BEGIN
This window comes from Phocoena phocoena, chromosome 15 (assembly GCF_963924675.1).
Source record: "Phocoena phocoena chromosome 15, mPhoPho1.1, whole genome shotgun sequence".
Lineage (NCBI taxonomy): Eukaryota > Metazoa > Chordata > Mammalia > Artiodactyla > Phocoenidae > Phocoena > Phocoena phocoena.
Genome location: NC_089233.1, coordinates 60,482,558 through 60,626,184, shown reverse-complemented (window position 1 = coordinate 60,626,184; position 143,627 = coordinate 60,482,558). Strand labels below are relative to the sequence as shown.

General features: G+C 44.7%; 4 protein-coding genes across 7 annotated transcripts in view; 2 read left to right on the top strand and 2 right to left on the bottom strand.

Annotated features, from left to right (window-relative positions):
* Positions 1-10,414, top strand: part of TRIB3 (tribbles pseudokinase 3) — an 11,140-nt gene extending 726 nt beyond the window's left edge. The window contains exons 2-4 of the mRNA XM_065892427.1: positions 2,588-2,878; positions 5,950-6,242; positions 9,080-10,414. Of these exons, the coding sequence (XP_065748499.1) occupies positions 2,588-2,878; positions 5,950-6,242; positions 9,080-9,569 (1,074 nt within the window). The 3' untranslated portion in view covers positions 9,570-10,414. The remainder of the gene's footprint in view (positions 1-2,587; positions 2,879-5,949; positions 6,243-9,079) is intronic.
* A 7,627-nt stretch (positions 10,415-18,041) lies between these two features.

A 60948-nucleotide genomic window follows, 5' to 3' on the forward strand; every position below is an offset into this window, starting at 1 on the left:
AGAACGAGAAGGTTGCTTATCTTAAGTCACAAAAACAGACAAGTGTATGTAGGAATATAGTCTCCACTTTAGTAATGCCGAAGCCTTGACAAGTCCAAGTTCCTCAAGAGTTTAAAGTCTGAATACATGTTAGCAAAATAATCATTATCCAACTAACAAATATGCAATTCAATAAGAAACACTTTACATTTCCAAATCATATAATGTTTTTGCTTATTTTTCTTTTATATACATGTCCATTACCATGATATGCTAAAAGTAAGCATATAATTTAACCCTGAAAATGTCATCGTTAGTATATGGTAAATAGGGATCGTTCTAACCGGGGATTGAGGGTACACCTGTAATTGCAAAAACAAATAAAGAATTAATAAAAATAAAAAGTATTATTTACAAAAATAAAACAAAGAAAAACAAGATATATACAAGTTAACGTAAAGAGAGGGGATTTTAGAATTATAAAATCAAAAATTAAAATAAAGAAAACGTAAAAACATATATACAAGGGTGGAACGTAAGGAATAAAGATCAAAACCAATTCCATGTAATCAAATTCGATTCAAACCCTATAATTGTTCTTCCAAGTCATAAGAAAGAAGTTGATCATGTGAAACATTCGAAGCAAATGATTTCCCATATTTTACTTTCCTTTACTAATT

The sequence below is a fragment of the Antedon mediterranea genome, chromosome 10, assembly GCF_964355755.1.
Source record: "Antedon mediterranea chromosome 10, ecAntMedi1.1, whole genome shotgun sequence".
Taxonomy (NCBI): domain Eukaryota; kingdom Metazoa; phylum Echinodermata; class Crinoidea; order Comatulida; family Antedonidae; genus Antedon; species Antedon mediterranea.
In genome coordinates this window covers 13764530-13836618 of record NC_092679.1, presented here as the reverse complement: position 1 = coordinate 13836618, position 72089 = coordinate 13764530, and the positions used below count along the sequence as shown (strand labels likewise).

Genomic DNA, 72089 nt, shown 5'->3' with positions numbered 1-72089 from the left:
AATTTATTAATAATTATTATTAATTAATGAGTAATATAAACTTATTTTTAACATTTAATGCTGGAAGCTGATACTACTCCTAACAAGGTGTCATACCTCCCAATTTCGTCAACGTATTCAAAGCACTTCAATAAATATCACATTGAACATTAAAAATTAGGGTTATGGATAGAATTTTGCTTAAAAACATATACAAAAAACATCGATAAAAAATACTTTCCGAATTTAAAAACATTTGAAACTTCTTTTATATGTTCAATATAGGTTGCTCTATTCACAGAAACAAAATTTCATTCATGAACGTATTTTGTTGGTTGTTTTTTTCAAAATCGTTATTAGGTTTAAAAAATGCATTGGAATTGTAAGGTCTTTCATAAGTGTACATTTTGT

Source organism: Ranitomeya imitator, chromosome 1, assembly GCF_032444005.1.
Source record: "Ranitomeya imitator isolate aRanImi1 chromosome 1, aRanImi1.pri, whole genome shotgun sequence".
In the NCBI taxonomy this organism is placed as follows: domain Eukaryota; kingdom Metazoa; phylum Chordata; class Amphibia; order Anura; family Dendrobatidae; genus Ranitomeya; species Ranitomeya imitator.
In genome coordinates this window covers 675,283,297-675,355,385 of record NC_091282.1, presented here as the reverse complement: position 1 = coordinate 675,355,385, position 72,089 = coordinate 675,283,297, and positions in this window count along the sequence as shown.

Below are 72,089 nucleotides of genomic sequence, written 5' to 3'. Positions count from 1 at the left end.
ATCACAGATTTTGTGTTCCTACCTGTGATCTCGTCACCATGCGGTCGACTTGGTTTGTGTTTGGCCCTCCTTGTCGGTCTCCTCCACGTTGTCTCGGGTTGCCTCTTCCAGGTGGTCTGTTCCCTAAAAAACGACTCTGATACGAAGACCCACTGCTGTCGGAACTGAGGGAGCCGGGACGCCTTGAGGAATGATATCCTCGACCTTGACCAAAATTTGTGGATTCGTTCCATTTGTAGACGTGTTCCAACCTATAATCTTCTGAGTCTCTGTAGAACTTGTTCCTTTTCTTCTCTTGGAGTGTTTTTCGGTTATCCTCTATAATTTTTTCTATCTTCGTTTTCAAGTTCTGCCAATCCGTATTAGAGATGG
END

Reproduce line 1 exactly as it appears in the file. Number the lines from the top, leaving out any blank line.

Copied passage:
This window comes from Phocoena phocoena, chromosome 15 (assembly GCF_963924675.1).